After establishing a connection with your peripheral, the central may begin the pairing process at any time by communicating with your peripheral’s GAP interface. In many cases, however, the central device will wait to initiate pairing until it reads or writes a protected characteristic on your GATT Server. If an unpaired central attempts to access a protected characteristic, the peripheral should respond with an insufficient authentication error, and the central will begin the pairing process upon receiving the error.

GAP: Connection Establishment

To establish a connection, your peripheral first must begin advertising. Start advertising and register a GAP event callback via the GAP_LE_Advertising_Enable function:

int BTPSAPI GAP_LE_Advertising_Enable(
unsigned int BluetoothStackID,
Boolean_t EnableScanResponse,
GAP_LE_Advertising_Parameters_t *GAP_LE_Advertising_Parameters, GAP_LE_Connectability_Parameters_t *GAP_LE_Connectability_Parameters,
GAP_LE_Event_Callback_t GAP_LE_Event_Callback,
unsigned long CallbackParameter);

The second to last parameter is your GAP_LE_Event_Callback function, which will be called on each step for connecting and pairing:

void (BTPSAPI *GAP_LE_Event_Callback_t)(
unsigned int BluetoothStackID,
GAP_LE_Event_Data_t *GAP_LE_Event_Data,
unsigned long CallbackParameter)

Events handled by the callback are specified by:

GAP_LE_Event_Data->Event_Data_Type

There are two related to your logical connection:

  • etLE_Connection_Complete: This is our first opportunity to identify the central device that connected to our peripheral. This provides the opportunity to either allow or reject the connection based on the bond data in our security database.
  • etLE_Disconnection_Complete: This is the last point where we may perform logic related to a connection. It is called after disconnection occurs for any reason and is a good place to clean up and prepare to start advertising again.

GATT: Authentication Response

After a connection is established, a peripheral should expect a central device to query its GATT server for services and characteristics, and subsequently access those characteristics. The peripheral will inform the central device if authentication is required to access a given characteristic. This is considered a protected characteristic.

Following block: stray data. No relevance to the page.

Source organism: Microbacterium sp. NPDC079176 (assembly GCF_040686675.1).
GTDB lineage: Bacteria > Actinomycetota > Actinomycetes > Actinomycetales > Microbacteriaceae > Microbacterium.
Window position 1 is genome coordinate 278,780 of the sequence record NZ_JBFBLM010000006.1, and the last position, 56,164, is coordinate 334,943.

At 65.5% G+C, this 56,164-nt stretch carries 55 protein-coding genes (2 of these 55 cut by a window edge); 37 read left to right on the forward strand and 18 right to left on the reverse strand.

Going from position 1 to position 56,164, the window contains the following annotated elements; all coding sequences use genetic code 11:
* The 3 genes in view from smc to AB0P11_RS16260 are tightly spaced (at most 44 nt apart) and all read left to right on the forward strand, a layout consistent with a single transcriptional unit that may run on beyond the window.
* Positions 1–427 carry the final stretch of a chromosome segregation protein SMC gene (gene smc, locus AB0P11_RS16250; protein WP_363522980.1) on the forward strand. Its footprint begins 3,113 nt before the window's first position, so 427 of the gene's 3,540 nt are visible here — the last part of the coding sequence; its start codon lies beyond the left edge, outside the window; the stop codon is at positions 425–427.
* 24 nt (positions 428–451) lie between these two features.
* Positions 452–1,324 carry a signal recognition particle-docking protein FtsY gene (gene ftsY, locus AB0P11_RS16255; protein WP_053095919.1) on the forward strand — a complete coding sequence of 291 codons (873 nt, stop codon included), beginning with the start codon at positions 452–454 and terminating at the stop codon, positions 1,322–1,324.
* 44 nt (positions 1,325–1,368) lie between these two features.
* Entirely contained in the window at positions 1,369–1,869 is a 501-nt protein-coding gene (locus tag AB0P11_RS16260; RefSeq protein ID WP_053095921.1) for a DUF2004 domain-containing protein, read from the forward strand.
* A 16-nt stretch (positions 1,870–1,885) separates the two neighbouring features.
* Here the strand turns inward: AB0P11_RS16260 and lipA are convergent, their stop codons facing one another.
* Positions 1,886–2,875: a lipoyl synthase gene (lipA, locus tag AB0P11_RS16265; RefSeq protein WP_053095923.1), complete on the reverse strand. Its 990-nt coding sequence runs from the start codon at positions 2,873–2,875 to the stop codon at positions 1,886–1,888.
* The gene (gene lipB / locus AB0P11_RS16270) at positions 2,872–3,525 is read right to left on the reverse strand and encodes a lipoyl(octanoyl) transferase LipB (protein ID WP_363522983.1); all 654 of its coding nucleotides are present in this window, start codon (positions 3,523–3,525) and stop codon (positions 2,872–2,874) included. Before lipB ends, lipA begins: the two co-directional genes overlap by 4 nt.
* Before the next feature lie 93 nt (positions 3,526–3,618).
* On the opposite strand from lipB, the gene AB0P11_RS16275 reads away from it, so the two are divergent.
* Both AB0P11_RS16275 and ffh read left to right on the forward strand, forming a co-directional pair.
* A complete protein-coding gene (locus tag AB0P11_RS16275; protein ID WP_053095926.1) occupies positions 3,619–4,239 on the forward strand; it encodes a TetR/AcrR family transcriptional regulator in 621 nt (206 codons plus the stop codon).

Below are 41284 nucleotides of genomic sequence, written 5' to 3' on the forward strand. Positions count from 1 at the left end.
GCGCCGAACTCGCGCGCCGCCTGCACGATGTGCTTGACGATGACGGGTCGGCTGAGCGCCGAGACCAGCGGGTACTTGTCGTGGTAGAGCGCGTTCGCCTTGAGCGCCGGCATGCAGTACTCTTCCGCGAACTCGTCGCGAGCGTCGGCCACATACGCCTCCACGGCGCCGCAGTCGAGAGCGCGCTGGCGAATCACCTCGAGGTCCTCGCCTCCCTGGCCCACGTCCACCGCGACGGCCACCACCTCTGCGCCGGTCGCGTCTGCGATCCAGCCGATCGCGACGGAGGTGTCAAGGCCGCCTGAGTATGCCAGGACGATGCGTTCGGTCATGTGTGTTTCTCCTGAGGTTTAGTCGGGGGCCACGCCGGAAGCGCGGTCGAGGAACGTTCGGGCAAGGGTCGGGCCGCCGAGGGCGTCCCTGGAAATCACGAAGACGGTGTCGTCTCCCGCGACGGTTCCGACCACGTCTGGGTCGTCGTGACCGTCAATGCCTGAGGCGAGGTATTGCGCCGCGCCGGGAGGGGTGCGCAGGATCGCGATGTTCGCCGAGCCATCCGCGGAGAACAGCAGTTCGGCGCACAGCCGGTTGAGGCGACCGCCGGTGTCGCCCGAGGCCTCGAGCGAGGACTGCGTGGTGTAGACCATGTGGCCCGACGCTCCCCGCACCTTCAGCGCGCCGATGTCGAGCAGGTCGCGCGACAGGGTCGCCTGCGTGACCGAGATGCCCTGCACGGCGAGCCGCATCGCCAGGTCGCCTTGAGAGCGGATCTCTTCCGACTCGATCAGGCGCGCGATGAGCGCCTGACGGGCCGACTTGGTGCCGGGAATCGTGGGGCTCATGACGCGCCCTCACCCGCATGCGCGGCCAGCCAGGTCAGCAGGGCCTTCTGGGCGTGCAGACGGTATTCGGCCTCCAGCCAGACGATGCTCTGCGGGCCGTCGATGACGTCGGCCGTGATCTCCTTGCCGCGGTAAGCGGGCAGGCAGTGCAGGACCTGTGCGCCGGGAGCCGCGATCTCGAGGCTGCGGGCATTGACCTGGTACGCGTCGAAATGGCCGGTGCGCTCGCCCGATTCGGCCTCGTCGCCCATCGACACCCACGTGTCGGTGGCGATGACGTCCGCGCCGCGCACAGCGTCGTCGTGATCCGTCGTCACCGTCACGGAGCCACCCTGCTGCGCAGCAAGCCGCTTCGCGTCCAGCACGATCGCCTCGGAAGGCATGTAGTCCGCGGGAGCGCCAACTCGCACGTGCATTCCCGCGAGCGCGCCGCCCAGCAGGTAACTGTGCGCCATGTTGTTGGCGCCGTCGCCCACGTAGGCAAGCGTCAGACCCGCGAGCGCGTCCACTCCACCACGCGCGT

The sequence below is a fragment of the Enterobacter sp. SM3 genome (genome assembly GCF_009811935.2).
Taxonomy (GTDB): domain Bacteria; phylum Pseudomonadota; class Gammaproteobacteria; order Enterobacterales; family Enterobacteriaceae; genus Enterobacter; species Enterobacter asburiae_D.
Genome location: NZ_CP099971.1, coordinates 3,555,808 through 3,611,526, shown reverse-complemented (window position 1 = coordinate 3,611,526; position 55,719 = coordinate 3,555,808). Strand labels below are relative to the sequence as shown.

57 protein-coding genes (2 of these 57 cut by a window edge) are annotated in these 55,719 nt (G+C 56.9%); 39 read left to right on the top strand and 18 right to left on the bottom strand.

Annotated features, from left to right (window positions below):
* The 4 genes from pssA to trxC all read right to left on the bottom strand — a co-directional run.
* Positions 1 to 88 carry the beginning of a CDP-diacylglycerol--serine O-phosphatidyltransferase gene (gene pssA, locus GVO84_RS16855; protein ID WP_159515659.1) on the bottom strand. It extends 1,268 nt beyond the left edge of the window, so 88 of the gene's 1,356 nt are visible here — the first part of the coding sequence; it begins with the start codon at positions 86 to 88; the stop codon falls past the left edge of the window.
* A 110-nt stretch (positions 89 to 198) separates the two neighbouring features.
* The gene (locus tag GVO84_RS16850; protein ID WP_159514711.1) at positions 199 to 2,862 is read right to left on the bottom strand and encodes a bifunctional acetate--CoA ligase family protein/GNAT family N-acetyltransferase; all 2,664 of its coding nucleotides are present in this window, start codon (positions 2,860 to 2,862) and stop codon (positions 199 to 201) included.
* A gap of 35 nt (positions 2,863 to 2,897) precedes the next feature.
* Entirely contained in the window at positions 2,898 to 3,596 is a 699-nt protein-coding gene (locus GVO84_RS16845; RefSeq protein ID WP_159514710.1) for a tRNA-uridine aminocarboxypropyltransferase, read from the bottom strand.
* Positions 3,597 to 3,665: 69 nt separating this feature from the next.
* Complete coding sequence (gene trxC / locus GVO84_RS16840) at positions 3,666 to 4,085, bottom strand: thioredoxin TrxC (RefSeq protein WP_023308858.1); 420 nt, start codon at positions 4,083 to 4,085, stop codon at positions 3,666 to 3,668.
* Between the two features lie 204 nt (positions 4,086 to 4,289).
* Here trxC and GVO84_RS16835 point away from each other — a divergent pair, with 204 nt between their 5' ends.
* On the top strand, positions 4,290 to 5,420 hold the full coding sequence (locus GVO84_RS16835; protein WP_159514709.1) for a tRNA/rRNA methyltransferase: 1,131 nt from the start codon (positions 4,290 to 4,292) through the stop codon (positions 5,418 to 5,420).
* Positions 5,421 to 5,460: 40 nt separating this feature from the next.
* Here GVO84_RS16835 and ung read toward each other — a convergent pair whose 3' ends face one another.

To handle events related to your characteristics, you must register a GATT Server event callback via the GATT_Register_Service function:

int BTPSAPI GATT_Register_Service(
unsigned int BluetoothStackID,
Byte_t ServiceFlags,
unsigned int NumberOfServiceAttributeEntries,
GATT_Service_Attribute_Entry_t *ServiceTable,
GATT_Attribute_Handle_Group_t *ServiceHandleGroupResult,
GATT_Server_Event_Callback_t ServerEventCallback,
unsigned long CallbackParameter)

The second to last parameter is your GATT_Server_Event_Callback_t function, which is called each time an event occurs on the registered service:

void (BTPSAPI * GATT_Server_Event_Callback_t)(
unsigned int BluetoothStackID,
GATT_Server_Event_Data_t *GATT_Server_Event_Data,
unsigned long CallbackParameter)

Events handled by the callback are specified by:

GATT_Server_Event_Data->Event_Data_Type

We are primarily interested in two event types, etGATT_Server_Read_Request and etGATT_Server_Write_Request.

If the characteristic in question requires authentication for read/write access, your peripheral should respond by calling GATT_Error_Response:

int BTPSAPI GATT_Error_Response(
unsigned int BluetoothStackID,
unsigned int TransactionID,
Word_t AttributeOffset,
Byte_t ErrorCode)

Use the error code ATT_PROTOCOL_ERROR_CODE_INSUFFICIENT_AUTHENTICATION to inform the central authentication is required and it needs to begin the pairing process.

Note that iOS requires accessing a protected characteristic and receiving the subsequent insufficient authentication response to begin the pairing process. This workflow is only weakly supported by various Android manufacturers.